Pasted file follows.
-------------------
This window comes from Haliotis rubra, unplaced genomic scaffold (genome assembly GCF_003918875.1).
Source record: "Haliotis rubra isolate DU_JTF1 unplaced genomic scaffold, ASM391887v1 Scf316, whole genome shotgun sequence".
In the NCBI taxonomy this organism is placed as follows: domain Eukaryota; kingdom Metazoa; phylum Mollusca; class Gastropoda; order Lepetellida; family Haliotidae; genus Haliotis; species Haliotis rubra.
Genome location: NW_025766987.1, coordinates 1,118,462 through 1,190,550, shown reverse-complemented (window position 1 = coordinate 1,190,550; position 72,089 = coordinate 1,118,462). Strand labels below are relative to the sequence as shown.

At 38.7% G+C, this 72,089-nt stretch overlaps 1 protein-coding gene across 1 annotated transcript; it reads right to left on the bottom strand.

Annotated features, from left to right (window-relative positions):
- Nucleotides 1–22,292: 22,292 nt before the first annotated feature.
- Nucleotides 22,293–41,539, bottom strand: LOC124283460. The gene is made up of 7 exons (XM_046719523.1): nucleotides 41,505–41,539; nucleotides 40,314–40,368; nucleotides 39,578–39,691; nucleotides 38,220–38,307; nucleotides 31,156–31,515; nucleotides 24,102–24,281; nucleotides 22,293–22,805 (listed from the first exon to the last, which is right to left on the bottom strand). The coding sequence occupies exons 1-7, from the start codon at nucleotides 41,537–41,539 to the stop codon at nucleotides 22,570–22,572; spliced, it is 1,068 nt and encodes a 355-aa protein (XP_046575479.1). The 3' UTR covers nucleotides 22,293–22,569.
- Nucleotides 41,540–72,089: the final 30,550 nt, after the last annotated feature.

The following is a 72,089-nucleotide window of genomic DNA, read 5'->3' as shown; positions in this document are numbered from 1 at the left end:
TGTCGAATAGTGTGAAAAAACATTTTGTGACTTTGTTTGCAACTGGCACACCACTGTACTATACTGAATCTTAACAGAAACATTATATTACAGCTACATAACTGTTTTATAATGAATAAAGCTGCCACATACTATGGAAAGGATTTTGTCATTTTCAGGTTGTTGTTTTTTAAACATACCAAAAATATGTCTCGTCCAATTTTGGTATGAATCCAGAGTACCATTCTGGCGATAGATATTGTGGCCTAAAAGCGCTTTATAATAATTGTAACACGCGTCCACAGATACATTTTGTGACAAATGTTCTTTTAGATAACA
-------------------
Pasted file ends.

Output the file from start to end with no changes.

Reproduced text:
This window comes from Haliotis rubra, unplaced genomic scaffold (genome assembly GCF_003918875.1).
Source record: "Haliotis rubra isolate DU_JTF1 unplaced genomic scaffold, ASM391887v1 Scf316, whole genome shotgun sequence".
In the NCBI taxonomy this organism is placed as follows: domain Eukaryota; kingdom Metazoa; phylum Mollusca; class Gastropoda; order Lepetellida; family Haliotidae; genus Haliotis; species Haliotis rubra.
Genome location: NW_025766987.1, coordinates 1,118,462 through 1,190,550, shown reverse-complemented (window position 1 = coordinate 1,190,550; position 72,089 = coordinate 1,118,462). Strand labels below are relative to the sequence as shown.

At 38.7% G+C, this 72,089-nt stretch overlaps 1 protein-coding gene across 1 annotated transcript; it reads right to left on the bottom strand.

Annotated features, from left to right (window-relative positions):
- Nucleotides 1–22,292: 22,292 nt before the first annotated feature.
- Nucleotides 22,293–41,539, bottom strand: LOC124283460. The gene is made up of 7 exons (XM_046719523.1): nucleotides 41,505–41,539; nucleotides 40,314–40,368; nucleotides 39,578–39,691; nucleotides 38,220–38,307; nucleotides 31,156–31,515; nucleotides 24,102–24,281; nucleotides 22,293–22,805 (listed from the first exon to the last, which is right to left on the bottom strand). The coding sequence occupies exons 1-7, from the start codon at nucleotides 41,537–41,539 to the stop codon at nucleotides 22,570–22,572; spliced, it is 1,068 nt and encodes a 355-aa protein (XP_046575479.1). The 3' UTR covers nucleotides 22,293–22,569.
- Nucleotides 41,540–72,089: the final 30,550 nt, after the last annotated feature.

The following is a 72,089-nucleotide window of genomic DNA, read 5'->3' as shown; positions in this document are numbered from 1 at the left end:
TGTCGAATAGTGTGAAAAAACATTTTGTGACTTTGTTTGCAACTGGCACACCACTGTACTATACTGAATCTTAACAGAAACATTATATTACAGCTACATAACTGTTTTATAATGAATAAAGCTGCCACATACTATGGAAAGGATTTTGTCATTTTCAGGTTGTTGTTTTTTAAACATACCAAAAATATGTCTCGTCCAATTTTGGTATGAATCCAGAGTACCATTCTGGCGATAGATATTGTGGCCTAAAAGCGCTTTATAATAATTGTAACACGCGTCCACAGATACATTTTGTGACAAATGTTCTTTTAGATAACA